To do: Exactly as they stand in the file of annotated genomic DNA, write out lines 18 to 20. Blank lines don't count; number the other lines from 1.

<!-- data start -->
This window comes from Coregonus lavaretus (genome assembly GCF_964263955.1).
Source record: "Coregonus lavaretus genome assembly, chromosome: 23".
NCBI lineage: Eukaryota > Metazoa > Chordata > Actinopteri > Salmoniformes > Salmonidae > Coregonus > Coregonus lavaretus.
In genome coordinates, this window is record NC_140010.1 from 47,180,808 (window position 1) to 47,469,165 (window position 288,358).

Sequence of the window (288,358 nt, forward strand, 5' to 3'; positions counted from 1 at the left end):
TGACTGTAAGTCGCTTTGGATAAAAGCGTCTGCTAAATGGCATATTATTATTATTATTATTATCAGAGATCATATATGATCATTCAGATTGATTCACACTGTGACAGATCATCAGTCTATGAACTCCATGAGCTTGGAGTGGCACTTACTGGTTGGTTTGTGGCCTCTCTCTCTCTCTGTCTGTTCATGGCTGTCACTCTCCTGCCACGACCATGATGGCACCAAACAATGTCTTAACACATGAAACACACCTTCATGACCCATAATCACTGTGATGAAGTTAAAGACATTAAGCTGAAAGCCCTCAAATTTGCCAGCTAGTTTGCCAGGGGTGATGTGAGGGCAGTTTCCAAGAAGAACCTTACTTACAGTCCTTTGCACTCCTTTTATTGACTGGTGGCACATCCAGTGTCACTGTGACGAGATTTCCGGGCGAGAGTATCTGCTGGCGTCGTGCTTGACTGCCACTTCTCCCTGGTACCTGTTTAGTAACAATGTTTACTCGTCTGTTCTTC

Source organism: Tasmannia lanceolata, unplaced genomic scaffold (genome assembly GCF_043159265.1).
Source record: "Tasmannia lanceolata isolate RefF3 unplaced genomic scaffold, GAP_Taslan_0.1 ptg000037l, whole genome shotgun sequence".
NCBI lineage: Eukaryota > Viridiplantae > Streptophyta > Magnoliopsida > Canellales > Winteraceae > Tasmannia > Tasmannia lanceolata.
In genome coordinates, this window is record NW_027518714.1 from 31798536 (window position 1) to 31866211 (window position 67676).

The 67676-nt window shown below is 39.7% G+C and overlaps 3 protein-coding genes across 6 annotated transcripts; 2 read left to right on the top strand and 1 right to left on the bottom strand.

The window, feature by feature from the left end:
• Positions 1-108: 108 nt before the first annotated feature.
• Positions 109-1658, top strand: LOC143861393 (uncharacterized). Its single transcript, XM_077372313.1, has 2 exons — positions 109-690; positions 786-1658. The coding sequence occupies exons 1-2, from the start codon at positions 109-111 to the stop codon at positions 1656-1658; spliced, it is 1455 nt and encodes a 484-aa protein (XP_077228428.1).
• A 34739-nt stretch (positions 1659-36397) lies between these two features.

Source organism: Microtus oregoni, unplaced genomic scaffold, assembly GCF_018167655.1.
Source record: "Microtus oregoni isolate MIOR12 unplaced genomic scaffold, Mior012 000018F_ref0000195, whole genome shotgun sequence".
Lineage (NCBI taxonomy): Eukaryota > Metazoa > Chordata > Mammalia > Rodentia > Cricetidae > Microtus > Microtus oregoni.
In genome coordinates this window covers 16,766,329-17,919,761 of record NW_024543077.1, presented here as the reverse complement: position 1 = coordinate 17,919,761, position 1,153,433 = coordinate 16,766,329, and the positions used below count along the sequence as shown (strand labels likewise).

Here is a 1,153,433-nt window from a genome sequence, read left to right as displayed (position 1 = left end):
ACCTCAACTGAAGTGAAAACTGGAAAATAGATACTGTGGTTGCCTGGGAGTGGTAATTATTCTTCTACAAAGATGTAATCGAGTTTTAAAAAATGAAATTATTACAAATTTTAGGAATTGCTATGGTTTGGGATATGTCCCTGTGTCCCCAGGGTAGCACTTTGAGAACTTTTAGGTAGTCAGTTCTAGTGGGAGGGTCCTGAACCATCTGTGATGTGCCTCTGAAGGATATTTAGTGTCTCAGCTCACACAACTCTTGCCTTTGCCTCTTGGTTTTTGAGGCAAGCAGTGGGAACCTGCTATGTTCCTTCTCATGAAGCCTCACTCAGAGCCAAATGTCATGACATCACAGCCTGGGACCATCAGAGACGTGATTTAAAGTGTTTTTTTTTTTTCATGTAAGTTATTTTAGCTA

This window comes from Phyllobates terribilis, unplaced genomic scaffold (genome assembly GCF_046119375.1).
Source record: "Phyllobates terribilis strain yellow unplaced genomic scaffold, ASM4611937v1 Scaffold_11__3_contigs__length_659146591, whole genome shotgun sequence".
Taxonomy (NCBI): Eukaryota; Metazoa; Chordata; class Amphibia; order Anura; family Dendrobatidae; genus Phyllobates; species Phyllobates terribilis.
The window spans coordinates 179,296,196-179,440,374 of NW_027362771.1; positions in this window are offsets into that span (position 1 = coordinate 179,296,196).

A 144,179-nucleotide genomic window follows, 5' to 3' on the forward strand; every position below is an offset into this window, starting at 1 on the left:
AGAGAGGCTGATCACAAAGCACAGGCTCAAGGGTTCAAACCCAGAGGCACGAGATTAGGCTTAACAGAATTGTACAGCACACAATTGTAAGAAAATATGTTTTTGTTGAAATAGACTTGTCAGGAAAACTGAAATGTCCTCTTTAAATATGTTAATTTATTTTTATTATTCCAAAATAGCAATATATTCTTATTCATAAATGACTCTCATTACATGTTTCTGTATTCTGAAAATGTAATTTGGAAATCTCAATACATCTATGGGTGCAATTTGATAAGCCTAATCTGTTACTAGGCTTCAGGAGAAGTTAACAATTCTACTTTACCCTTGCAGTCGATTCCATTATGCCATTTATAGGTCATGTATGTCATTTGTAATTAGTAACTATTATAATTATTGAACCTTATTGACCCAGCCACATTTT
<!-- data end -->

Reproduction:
Lineage (NCBI taxonomy): Eukaryota > Metazoa > Chordata > Mammalia > Rodentia > Cricetidae > Microtus > Microtus oregoni.
In genome coordinates this window covers 16,766,329-17,919,761 of record NW_024543077.1, presented here as the reverse complement: position 1 = coordinate 17,919,761, position 1,153,433 = coordinate 16,766,329, and the positions used below count along the sequence as shown (strand labels likewise).

Here is a 1,153,433-nt window from a genome sequence, read left to right as displayed (position 1 = left end):